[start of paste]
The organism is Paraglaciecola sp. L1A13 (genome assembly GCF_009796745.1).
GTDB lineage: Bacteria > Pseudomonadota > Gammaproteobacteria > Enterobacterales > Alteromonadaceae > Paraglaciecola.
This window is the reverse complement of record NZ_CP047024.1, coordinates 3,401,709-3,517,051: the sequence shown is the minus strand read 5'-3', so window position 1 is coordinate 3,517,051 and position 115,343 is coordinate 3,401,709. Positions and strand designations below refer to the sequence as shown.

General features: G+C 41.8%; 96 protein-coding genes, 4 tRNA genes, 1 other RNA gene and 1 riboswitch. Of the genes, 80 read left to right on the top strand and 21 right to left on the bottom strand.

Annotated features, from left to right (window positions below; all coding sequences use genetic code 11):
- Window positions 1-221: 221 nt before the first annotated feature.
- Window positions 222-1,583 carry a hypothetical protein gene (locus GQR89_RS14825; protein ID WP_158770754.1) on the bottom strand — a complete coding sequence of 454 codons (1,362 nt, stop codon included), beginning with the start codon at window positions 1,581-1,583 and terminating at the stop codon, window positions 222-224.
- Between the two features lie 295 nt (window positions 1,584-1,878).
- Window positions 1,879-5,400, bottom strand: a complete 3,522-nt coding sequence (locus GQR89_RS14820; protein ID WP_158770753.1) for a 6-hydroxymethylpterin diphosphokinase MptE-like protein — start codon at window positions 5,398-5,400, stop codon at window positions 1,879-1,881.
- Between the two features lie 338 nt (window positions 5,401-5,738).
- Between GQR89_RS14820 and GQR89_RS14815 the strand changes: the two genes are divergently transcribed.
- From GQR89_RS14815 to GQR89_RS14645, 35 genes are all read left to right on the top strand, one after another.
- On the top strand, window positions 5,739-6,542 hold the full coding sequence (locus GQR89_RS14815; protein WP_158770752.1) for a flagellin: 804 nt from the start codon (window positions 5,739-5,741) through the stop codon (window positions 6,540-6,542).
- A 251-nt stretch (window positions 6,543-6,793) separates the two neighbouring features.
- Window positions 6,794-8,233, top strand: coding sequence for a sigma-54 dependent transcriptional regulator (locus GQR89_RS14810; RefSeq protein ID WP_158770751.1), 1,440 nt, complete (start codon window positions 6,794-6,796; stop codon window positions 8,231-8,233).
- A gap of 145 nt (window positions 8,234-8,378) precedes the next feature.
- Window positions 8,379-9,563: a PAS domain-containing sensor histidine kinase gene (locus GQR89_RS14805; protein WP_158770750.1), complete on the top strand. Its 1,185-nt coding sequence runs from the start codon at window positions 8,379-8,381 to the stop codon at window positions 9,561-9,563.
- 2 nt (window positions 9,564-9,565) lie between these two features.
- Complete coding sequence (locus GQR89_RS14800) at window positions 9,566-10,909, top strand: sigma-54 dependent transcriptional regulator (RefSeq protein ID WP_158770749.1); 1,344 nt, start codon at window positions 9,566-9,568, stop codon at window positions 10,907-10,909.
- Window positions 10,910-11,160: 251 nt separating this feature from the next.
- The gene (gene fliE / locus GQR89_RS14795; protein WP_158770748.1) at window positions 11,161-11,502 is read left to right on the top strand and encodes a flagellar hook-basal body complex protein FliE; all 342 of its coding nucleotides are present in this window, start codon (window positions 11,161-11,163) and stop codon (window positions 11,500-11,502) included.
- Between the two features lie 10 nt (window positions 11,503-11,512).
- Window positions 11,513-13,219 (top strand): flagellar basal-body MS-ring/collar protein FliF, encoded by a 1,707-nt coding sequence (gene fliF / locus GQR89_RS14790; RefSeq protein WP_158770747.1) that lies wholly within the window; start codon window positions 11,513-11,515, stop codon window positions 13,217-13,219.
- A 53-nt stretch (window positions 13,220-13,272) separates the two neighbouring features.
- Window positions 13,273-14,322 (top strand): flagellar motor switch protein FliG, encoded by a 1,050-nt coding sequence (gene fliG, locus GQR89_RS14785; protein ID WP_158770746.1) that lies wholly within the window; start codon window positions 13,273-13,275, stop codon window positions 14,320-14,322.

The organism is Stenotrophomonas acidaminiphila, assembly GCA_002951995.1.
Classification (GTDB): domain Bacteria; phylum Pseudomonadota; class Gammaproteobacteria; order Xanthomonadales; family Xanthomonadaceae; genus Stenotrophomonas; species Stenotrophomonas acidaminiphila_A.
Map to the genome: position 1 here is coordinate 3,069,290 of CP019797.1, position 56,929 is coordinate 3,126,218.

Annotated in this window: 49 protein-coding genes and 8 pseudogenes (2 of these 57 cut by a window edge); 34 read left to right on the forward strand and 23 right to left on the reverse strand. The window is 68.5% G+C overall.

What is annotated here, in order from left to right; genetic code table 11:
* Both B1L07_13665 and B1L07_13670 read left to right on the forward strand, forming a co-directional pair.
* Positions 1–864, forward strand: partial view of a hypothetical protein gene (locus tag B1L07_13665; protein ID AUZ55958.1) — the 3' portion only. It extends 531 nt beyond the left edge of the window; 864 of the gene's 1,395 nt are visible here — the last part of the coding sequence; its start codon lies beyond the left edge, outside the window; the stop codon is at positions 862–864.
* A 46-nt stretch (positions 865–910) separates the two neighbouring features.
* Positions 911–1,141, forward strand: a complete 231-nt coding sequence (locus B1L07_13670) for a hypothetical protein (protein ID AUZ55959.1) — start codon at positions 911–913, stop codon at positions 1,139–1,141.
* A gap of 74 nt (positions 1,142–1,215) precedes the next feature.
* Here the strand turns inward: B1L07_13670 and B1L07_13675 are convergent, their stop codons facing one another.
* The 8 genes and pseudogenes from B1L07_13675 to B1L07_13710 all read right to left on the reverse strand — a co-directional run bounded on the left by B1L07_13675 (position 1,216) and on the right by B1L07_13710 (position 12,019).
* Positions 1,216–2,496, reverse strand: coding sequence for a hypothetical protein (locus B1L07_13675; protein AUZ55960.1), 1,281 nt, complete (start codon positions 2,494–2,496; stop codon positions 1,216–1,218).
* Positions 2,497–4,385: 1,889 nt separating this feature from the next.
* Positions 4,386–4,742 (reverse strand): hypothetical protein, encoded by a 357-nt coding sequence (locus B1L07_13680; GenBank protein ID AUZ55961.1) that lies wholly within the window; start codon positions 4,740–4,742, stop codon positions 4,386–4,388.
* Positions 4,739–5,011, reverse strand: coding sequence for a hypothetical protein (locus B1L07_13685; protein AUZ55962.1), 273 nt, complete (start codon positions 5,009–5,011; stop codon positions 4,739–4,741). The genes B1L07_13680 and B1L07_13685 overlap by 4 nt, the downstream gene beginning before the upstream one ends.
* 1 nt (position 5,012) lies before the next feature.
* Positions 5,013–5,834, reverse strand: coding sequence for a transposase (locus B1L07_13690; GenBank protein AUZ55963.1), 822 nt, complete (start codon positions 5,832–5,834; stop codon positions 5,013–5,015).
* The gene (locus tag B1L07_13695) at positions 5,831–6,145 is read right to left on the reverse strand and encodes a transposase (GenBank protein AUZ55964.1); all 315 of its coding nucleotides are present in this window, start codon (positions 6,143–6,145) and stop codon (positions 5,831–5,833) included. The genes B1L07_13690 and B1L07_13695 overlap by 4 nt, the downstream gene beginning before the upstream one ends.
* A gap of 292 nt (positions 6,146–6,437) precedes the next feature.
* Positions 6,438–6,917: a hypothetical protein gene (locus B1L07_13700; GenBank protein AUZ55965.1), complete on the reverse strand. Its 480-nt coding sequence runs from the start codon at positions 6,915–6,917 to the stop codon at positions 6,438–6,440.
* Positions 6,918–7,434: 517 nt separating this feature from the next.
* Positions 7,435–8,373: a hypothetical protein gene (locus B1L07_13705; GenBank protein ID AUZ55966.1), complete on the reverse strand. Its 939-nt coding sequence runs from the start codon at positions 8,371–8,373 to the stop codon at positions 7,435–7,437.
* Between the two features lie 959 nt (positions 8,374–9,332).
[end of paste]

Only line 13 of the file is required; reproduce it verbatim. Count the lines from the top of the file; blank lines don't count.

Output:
- On the top strand, window positions 5,739-6,542 hold the full coding sequence (locus GQR89_RS14815; protein WP_158770752.1) for a flagellin: 804 nt from the start codon (window positions 5,739-5,741) through the stop codon (window positions 6,540-6,542).